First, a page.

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Re: The sixth sense

>I have heard of experiments done in India with Sitar music . The plants
>really grew well with that sort of laid back music .
	Although I would like to believe in all sorts of levels of
understanding on the part of plants (anyone familiar with the Findhorn
Garden community?!), the bottom line regarding all the experiments that
I've heard about, from playing music to butchering plants and taking
readings on the plants right next to them, none of the experiments are
repeatable with any success, leading to questioning of their reliability.

Another point to make is that we are so inclined to anthropomorphize (sp?)
about plants, as well as to overinterpret or to slant the interpretation in
"favor" of our preconceived interpretations - the most recent experimenting
I heard about involved  someone setting up an audible response based on
ethylene production, saying that ethylene production increased with plant
stress or something to that effect. Now, the audible response sounded very
much like screaming in agony kind of sound. If, as another pointed out on
another list serve, the audible response had been more along the lines of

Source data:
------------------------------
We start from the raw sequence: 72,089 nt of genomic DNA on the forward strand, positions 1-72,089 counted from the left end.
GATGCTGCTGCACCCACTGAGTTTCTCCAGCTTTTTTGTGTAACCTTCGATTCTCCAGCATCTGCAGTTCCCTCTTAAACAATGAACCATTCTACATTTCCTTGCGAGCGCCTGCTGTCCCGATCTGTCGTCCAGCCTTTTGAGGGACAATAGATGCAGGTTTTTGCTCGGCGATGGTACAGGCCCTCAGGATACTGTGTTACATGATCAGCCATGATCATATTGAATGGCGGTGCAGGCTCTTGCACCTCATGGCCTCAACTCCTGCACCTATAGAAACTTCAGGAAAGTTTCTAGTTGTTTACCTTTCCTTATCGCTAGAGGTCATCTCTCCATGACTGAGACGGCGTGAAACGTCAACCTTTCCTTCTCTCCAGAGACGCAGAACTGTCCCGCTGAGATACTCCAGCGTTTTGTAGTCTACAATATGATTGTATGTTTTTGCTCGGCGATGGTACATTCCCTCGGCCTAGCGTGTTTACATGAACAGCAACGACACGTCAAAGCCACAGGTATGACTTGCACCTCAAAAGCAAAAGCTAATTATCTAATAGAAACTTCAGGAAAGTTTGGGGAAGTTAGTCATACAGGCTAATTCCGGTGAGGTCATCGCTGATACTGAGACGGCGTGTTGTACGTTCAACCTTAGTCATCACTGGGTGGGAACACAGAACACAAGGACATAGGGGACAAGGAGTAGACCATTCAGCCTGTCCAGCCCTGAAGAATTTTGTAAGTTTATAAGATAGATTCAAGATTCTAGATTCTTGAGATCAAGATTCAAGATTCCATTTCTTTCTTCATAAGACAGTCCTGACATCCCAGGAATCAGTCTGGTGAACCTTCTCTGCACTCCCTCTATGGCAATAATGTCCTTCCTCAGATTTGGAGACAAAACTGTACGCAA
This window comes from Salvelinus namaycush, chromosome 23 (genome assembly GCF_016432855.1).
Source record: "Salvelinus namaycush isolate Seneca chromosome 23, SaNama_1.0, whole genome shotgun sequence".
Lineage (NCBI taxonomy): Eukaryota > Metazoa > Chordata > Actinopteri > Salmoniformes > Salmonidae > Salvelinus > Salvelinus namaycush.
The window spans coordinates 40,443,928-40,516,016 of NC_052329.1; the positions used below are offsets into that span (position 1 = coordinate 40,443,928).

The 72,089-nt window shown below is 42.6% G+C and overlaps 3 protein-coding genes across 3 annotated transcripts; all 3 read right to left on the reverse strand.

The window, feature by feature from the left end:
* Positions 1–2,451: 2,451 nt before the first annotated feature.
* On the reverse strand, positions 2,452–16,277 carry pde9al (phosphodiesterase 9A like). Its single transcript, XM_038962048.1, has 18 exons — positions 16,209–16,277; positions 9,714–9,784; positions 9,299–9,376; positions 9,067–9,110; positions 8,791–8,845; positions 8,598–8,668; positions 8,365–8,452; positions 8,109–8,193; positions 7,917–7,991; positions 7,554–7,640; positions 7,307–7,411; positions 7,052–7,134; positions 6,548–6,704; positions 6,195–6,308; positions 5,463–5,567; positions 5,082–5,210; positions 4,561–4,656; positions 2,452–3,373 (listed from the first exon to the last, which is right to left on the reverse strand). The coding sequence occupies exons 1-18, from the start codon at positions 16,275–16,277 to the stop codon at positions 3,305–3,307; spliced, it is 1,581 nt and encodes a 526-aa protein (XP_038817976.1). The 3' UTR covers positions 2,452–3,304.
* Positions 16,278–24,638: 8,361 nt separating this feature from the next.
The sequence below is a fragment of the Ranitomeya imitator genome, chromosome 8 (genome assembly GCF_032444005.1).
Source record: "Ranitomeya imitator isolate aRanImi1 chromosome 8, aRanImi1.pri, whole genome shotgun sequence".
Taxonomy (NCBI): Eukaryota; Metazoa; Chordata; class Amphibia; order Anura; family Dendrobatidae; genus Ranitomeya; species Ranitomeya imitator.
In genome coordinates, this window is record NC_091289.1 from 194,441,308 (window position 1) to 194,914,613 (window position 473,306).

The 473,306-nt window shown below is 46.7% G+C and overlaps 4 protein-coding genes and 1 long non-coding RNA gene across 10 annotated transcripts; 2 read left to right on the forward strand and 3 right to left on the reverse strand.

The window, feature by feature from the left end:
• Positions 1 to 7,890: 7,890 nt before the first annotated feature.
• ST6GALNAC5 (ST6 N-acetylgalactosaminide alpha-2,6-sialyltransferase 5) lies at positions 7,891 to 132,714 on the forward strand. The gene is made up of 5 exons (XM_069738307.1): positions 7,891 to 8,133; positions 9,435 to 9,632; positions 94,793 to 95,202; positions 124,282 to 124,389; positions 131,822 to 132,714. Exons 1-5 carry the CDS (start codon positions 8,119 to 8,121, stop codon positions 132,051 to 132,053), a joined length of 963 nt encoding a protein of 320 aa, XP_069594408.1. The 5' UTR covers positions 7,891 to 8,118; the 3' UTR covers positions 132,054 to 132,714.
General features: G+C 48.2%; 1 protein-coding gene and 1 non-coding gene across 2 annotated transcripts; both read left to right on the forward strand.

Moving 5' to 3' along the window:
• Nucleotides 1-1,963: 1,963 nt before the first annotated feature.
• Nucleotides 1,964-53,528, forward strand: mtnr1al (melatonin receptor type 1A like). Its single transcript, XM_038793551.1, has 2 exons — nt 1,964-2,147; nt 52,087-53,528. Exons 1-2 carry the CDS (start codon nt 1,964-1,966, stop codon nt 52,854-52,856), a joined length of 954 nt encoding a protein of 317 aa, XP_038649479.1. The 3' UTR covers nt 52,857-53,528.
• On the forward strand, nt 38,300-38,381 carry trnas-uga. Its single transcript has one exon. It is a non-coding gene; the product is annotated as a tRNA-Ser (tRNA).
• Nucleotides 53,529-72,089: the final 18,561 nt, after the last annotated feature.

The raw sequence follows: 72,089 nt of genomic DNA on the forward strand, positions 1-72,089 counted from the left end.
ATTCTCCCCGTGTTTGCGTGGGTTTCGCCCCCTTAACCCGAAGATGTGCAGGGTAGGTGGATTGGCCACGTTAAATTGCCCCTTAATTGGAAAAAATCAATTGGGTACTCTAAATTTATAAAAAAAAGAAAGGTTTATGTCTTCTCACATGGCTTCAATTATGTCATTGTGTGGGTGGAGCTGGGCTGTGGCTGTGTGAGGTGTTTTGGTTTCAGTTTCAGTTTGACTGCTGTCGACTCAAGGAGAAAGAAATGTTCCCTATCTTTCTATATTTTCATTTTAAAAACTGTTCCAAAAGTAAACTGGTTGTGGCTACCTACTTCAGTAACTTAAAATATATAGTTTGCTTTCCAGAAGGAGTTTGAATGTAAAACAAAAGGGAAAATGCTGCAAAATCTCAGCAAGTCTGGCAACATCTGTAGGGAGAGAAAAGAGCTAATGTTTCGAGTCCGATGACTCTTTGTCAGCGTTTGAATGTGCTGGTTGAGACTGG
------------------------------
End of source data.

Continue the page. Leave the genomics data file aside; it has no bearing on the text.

"yes, Yes, oh yes Yes YES" our interpretation of the plant's "suffering"
might be entirely different.

Natural selection and all has been covered very nicely by others, so
there's no need for me to reiterate thopse very valid points. The only
aspect perhaps not strongly enough stated is how random the mutations or
changes are - and then, with time, lots of time,natural selection (or
unnatural selection, in the case of the helmeted crabs) goes for that which
works best. The others lose out, die off, leaving only those plants, or any
other organisms which "know their surroundings best" surviving to be
effectively pollinated, not eaten by predators, dispersing their seed well,
propagating best vegetatively or asexually, or whatever.


Jonathan Ertelt
Greenhouse Manager
Vanderbilt University Biology Department
Box 1812, Sta. B
Nashville, TN  37235
(615) 322-4054

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